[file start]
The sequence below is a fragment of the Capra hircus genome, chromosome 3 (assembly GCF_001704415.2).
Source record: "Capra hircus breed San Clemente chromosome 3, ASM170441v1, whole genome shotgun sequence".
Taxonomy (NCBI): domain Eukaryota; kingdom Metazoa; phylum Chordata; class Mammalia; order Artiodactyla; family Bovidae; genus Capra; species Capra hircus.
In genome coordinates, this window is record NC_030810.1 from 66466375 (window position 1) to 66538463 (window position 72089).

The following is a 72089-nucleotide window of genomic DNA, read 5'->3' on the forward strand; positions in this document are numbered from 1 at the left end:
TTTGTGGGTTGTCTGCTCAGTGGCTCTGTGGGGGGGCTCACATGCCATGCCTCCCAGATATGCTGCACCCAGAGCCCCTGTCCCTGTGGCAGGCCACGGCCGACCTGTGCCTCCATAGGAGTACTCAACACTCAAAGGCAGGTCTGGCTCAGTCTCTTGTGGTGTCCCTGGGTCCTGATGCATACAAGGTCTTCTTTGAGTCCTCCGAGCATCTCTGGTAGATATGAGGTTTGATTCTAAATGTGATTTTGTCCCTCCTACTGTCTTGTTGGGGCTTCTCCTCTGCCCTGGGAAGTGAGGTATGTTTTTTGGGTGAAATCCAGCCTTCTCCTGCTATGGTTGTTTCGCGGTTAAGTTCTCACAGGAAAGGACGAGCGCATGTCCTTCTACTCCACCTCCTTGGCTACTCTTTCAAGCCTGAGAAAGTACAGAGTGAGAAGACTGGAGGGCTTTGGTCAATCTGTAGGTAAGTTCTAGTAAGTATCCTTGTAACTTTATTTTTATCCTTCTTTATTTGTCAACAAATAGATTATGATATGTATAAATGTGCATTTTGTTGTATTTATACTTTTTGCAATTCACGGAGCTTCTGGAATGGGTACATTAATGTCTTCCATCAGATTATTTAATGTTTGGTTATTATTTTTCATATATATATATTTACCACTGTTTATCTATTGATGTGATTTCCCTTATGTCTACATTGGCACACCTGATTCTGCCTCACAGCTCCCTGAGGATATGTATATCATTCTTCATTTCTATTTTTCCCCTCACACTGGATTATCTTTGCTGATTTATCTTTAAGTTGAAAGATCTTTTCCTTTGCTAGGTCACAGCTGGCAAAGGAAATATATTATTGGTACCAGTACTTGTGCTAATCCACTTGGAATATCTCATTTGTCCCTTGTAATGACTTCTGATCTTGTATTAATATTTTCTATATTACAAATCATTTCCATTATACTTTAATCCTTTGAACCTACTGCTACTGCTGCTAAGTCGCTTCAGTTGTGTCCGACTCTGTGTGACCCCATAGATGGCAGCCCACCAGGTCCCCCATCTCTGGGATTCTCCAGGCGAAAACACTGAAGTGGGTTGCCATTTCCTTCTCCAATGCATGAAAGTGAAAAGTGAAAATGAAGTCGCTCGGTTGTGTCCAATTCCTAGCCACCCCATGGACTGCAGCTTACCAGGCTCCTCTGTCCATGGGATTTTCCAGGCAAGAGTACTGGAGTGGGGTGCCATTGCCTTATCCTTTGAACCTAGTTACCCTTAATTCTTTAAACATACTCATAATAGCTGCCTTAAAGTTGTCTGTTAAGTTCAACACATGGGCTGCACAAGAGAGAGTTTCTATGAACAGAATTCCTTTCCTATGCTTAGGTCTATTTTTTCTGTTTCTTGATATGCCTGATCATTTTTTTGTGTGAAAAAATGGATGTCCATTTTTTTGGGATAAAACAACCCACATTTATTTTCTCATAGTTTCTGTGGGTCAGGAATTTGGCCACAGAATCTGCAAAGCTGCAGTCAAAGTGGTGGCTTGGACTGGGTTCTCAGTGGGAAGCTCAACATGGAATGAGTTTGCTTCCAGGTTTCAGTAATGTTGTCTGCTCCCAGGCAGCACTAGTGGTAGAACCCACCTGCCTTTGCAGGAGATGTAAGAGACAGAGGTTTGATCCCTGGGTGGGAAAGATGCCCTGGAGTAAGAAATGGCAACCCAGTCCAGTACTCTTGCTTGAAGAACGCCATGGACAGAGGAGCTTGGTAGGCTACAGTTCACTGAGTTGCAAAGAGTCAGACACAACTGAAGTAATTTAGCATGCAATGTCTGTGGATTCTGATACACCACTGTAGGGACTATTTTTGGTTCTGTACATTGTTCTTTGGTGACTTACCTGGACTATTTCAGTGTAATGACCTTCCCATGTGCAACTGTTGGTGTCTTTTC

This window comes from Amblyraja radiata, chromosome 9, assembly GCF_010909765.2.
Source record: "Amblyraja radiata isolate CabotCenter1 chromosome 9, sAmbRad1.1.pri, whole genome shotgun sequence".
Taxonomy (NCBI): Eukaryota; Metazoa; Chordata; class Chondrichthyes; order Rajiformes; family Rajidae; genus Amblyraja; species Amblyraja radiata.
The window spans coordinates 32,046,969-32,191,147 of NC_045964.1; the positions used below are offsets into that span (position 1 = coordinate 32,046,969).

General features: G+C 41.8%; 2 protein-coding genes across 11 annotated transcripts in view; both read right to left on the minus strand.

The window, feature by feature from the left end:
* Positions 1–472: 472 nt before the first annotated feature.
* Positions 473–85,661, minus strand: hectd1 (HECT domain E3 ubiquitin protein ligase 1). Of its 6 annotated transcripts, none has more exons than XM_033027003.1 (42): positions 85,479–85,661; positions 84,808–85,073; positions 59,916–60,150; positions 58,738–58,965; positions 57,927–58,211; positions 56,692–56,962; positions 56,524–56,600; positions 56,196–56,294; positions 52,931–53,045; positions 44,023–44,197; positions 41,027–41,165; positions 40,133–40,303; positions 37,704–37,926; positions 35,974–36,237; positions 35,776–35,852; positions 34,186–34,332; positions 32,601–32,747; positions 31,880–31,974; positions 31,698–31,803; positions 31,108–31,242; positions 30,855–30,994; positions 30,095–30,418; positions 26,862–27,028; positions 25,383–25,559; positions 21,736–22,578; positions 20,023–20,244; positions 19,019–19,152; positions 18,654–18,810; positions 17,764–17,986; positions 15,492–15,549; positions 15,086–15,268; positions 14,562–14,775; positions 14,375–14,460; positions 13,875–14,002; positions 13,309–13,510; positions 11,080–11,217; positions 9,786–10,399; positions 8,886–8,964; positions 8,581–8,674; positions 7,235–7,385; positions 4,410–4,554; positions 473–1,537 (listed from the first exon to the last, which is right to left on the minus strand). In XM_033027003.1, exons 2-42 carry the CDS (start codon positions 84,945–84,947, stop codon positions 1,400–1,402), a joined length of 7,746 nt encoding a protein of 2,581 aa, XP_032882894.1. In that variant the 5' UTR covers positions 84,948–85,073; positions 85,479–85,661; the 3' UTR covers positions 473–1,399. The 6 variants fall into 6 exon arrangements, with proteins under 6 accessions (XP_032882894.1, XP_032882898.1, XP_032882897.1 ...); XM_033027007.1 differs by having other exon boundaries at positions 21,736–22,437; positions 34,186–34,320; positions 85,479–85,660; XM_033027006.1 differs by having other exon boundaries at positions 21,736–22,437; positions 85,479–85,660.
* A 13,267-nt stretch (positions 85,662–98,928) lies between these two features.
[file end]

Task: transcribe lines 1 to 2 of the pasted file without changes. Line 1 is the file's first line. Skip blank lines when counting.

The sequence below is a fragment of the Capra hircus genome, chromosome 3 (assembly GCF_001704415.2).
Source record: "Capra hircus breed San Clemente chromosome 3, ASM170441v1, whole genome shotgun sequence".